All consenting participants from the identified colleges were recruited for the study to increase the generalizeability of the findings. The authors assumed that primary teacher trainees would understand the working in the Opinions about Mental Illness scale (OMI) and would be honest and accurate in their responses to the questionnaire.

2,925 questionnaires were presented to the participants, and 2,759 were returned fully filled, a response rate of 94.32%.

3.1.2. Ethical Considerations

The Kenyatta National Hospital Ethics Committee (KNH-EC) protocol, which sets forth research ethics concerning individual’s data in Kenya, was strictly followed to ensure confidentiality. The researcher obtained KNH-EC approval and clearance prior the study. The researchers got authority from the Ministry of Education (Research Department) before conducting the District Commissioner and the District Education Officers with a clear explanation on the purpose, plan, and implications of the study, before seeking their assistance with arrangement on how and when to distribute the questionnaires. The researchers also explained the same to the College administration and written consent was obtained. The participants were met in their different classes and the purpose, plan and implications of the study were explained to them. They were also informed participation was voluntary.

3.1.3. Study Procedures and Instrumentation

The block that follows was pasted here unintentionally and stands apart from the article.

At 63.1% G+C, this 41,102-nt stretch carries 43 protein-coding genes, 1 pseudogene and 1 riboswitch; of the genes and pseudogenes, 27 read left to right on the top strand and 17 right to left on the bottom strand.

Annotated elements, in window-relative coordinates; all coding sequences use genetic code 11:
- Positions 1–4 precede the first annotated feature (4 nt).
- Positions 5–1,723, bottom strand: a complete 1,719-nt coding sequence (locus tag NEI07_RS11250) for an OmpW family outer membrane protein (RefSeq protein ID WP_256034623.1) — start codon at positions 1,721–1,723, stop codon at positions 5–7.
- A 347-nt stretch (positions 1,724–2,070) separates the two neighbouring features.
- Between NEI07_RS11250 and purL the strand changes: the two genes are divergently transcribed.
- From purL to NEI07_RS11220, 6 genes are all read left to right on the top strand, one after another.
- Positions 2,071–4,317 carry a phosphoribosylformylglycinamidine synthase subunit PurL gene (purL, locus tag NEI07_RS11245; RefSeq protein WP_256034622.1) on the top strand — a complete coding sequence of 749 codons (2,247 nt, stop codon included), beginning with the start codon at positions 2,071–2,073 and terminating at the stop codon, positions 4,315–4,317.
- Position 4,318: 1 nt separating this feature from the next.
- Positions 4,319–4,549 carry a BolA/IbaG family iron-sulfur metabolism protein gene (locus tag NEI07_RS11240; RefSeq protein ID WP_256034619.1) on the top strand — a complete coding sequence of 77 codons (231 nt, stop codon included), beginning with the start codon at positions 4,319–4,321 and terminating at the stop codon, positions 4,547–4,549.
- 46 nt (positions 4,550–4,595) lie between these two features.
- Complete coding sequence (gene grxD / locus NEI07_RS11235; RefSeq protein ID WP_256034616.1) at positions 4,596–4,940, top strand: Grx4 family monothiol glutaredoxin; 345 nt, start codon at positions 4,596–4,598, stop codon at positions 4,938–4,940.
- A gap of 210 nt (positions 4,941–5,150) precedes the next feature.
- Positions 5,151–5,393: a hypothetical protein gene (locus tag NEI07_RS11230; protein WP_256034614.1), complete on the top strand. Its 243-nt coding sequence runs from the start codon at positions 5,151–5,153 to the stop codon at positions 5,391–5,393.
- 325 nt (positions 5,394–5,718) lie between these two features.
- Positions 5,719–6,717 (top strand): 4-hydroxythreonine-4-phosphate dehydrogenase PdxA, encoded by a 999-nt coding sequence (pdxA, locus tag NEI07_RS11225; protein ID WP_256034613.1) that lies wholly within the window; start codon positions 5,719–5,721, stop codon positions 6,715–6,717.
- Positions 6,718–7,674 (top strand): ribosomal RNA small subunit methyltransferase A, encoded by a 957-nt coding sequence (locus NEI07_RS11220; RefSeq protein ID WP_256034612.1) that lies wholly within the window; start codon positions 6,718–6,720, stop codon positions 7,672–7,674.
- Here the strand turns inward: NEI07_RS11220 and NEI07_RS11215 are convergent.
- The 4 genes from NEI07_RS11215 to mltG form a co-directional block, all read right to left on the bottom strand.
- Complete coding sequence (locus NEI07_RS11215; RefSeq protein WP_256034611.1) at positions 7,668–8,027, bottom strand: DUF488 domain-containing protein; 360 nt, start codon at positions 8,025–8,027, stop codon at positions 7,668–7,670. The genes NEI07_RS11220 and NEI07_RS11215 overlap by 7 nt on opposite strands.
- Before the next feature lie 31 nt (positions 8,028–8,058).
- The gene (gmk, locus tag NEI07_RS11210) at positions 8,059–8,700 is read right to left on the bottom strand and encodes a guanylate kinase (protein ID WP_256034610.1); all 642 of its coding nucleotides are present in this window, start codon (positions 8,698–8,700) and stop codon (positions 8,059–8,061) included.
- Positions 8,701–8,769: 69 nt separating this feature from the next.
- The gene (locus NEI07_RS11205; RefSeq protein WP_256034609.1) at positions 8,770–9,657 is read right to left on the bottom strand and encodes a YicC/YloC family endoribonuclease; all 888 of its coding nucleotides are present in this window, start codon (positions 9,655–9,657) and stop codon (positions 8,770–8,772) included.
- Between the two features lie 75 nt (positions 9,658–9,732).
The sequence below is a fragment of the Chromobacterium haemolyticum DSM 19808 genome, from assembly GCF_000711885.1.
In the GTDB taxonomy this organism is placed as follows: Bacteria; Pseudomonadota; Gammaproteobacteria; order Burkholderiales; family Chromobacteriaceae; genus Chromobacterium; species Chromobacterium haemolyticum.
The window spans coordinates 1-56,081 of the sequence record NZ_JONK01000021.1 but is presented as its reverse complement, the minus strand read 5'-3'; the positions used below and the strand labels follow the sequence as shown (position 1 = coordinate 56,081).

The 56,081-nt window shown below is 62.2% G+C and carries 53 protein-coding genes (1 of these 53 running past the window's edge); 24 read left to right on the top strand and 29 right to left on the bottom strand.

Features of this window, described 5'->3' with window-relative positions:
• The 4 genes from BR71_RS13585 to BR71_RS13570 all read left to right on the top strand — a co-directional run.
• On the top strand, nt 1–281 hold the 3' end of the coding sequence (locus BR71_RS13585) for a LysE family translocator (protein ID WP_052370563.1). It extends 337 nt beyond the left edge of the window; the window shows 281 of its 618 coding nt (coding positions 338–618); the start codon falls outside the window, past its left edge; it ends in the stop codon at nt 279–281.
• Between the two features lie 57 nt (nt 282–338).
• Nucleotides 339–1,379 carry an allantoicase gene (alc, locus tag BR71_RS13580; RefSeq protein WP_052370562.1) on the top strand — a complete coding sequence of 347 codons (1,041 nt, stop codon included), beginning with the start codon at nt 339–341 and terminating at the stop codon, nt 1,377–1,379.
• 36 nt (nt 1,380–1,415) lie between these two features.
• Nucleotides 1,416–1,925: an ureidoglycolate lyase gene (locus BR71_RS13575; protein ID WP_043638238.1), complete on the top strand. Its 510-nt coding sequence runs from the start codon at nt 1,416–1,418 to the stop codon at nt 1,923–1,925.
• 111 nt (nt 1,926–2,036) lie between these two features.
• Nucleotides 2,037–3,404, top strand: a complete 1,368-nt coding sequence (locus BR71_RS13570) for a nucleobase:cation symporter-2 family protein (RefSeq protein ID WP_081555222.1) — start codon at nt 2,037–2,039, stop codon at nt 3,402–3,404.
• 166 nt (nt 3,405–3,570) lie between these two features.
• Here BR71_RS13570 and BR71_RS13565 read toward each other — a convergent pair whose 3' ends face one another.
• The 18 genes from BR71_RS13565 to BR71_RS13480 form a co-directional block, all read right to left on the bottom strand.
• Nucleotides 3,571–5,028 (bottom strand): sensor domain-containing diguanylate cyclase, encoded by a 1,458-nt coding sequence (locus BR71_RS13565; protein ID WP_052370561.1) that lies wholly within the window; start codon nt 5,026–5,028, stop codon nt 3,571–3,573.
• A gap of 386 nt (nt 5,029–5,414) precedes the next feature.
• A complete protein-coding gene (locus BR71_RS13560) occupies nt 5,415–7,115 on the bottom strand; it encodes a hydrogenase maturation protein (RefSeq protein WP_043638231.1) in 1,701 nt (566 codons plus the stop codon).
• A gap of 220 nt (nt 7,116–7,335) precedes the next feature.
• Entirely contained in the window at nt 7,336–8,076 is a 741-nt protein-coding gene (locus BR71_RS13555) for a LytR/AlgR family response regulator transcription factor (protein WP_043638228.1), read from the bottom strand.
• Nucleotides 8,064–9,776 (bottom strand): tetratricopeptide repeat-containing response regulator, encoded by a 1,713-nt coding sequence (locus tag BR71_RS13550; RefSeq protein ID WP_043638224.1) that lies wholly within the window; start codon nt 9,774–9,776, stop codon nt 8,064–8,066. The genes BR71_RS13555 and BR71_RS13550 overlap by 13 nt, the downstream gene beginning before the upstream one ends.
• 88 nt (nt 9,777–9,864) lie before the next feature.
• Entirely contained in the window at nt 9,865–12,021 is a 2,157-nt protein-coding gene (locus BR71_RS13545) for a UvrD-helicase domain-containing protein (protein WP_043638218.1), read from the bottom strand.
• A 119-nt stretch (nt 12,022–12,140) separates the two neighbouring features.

The participants were met by the trained Psychologists, and assisted to answer the questionnaires into an answer sheet in their respective classes. The present research is directed at clarifying the opinions public primary teacher trainees on mental illness. The participants were asked to fill in a demographic questionnaire and Opinions about Mental Illness (OMI) Scale, by Cohen & Struening, [12]. The OMI was developed by Cohen and Struening, in 1962 and modified by Struening and Cohen in 1965. This scale consist of 51 items which are scored on a six point Likert scale ranging from 1 strongly disagree to 6 strongly agree; subdivided into 5 factors of (1) Authoritarianism, (2) Benevolence, (3) Social Restrictiveness, (4) Mental Hygiene Ideology and (5) Interpersonal etiology.

Cohen and Struening [13] discovered through factor analysis five opinion factors to which each item contributes specifically. High scores indicate support of the ideas represented by the corresponding factor.

Authoritarianism: This factor consists of 11 items and measures opinions about the mentally ill as an inferior class requiring coercive handling. High scores indicate a belief that the mentally ill are inferior to normal individuals.